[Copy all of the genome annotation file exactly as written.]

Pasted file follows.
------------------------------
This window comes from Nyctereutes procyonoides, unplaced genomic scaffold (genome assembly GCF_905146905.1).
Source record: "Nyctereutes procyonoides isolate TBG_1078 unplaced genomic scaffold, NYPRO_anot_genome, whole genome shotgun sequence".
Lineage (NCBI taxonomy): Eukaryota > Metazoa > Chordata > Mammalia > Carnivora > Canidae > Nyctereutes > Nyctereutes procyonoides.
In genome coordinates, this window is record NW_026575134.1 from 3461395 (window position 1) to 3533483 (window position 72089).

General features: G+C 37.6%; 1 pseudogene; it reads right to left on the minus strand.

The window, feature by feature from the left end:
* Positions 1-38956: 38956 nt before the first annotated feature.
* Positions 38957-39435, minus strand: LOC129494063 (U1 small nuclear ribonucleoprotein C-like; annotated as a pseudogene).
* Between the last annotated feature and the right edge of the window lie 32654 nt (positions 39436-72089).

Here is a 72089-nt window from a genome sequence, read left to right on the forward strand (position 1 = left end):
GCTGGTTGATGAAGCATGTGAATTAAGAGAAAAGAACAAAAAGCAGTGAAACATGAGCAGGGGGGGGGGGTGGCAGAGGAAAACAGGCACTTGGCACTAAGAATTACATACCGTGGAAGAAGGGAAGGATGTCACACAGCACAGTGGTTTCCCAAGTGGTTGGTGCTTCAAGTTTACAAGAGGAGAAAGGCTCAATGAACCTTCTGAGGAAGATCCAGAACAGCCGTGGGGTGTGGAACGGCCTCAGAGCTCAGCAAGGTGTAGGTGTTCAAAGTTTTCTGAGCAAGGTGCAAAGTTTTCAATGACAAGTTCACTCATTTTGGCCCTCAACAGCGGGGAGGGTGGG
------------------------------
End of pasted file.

This window comes from Nyctereutes procyonoides, unplaced genomic scaffold (genome assembly GCF_905146905.1).
Source record: "Nyctereutes procyonoides isolate TBG_1078 unplaced genomic scaffold, NYPRO_anot_genome, whole genome shotgun sequence".
Lineage (NCBI taxonomy): Eukaryota > Metazoa > Chordata > Mammalia > Carnivora > Canidae > Nyctereutes > Nyctereutes procyonoides.
In genome coordinates, this window is record NW_026575134.1 from 3461395 (window position 1) to 3533483 (window position 72089).

General features: G+C 37.6%; 1 pseudogene; it reads right to left on the minus strand.

The window, feature by feature from the left end:
* Positions 1-38956: 38956 nt before the first annotated feature.
* Positions 38957-39435, minus strand: LOC129494063 (U1 small nuclear ribonucleoprotein C-like; annotated as a pseudogene).
* Between the last annotated feature and the right edge of the window lie 32654 nt (positions 39436-72089).

Here is a 72089-nt window from a genome sequence, read left to right on the forward strand (position 1 = left end):
GCTGGTTGATGAAGCATGTGAATTAAGAGAAAAGAACAAAAAGCAGTGAAACATGAGCAGGGGGGGGGGGTGGCAGAGGAAAACAGGCACTTGGCACTAAGAATTACATACCGTGGAAGAAGGGAAGGATGTCACACAGCACAGTGGTTTCCCAAGTGGTTGGTGCTTCAAGTTTACAAGAGGAGAAAGGCTCAATGAACCTTCTGAGGAAGATCCAGAACAGCCGTGGGGTGTGGAACGGCCTCAGAGCTCAGCAAGGTGTAGGTGTTCAAAGTTTTCTGAGCAAGGTGCAAAGTTTTCAATGACAAGTTCACTCATTTTGGCCCTCAACAGCGGGGAGGGTGGG